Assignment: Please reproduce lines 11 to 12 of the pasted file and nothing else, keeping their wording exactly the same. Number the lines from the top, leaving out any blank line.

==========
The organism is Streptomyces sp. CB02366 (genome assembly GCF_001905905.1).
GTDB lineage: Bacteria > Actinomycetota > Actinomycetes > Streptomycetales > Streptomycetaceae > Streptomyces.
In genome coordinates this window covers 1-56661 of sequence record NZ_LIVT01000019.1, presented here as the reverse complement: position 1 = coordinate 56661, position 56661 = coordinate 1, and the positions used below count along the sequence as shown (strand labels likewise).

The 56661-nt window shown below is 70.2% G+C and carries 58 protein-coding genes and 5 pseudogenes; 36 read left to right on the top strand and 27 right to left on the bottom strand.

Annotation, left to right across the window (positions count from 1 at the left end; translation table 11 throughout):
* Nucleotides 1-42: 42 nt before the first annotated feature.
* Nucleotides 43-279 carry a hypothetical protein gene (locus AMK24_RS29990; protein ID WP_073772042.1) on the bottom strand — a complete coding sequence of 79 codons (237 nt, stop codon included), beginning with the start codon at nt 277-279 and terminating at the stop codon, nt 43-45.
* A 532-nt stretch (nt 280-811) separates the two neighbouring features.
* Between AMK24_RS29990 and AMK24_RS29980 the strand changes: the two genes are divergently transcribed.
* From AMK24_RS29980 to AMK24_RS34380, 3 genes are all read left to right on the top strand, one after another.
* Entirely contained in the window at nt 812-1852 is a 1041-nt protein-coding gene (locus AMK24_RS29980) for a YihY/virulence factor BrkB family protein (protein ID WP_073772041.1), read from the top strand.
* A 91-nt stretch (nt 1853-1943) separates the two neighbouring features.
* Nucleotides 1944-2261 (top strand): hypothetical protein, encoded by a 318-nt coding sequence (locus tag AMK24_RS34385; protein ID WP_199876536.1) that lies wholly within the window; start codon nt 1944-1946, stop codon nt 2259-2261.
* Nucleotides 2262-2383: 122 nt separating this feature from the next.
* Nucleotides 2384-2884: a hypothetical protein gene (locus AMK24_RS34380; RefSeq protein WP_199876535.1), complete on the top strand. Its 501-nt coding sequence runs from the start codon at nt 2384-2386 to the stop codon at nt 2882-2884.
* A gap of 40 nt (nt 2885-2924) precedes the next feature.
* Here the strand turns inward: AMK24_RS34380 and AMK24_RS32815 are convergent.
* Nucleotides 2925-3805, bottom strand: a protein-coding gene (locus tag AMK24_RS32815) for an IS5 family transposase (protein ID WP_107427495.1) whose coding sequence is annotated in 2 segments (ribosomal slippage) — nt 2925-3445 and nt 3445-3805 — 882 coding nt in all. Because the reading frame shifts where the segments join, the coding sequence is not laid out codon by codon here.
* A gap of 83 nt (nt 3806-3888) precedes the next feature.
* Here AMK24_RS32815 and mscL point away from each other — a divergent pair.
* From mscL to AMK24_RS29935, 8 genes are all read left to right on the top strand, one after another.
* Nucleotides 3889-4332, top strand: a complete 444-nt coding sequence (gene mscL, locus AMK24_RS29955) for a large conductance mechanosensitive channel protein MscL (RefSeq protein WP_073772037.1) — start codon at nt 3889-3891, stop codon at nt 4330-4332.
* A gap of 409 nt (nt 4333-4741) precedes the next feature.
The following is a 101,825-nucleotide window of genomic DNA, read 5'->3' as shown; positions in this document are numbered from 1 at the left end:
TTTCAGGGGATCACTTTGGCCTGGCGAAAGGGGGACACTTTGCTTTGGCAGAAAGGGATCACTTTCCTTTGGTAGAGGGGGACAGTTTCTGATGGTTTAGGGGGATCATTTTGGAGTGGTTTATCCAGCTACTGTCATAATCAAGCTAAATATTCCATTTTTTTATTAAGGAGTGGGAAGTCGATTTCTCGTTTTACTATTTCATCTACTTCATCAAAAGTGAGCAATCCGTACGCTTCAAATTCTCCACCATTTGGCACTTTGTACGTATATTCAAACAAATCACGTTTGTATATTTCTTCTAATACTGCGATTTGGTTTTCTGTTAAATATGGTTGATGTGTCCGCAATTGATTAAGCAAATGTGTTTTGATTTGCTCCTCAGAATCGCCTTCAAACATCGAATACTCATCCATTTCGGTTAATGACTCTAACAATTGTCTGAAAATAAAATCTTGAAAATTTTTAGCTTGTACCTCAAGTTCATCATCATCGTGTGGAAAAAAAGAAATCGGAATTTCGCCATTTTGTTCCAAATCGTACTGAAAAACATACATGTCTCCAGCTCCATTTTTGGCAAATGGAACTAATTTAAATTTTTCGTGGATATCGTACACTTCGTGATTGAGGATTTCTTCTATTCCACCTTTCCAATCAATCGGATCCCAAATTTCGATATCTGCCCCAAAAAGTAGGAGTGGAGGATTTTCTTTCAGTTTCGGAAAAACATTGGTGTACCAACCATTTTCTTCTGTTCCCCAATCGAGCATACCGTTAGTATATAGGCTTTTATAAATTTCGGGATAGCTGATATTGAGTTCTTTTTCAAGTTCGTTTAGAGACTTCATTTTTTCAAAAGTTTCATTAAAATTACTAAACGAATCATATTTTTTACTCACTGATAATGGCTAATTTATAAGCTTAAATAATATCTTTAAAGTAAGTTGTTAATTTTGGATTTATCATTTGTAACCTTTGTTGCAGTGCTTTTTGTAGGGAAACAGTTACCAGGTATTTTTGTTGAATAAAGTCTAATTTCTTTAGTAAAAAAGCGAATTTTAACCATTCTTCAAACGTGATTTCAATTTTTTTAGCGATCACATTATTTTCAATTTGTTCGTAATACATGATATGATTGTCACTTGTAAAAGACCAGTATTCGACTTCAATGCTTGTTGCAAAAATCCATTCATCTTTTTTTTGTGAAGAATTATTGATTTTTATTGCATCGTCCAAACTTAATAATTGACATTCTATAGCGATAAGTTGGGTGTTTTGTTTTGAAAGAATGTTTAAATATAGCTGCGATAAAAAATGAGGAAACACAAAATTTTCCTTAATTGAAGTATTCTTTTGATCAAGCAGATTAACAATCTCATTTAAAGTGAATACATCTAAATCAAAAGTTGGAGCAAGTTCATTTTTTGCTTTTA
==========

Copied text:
* Entirely contained in the window at nt 812-1852 is a 1041-nt protein-coding gene (locus AMK24_RS29980) for a YihY/virulence factor BrkB family protein (protein ID WP_073772041.1), read from the top strand.
* A 91-nt stretch (nt 1853-1943) separates the two neighbouring features.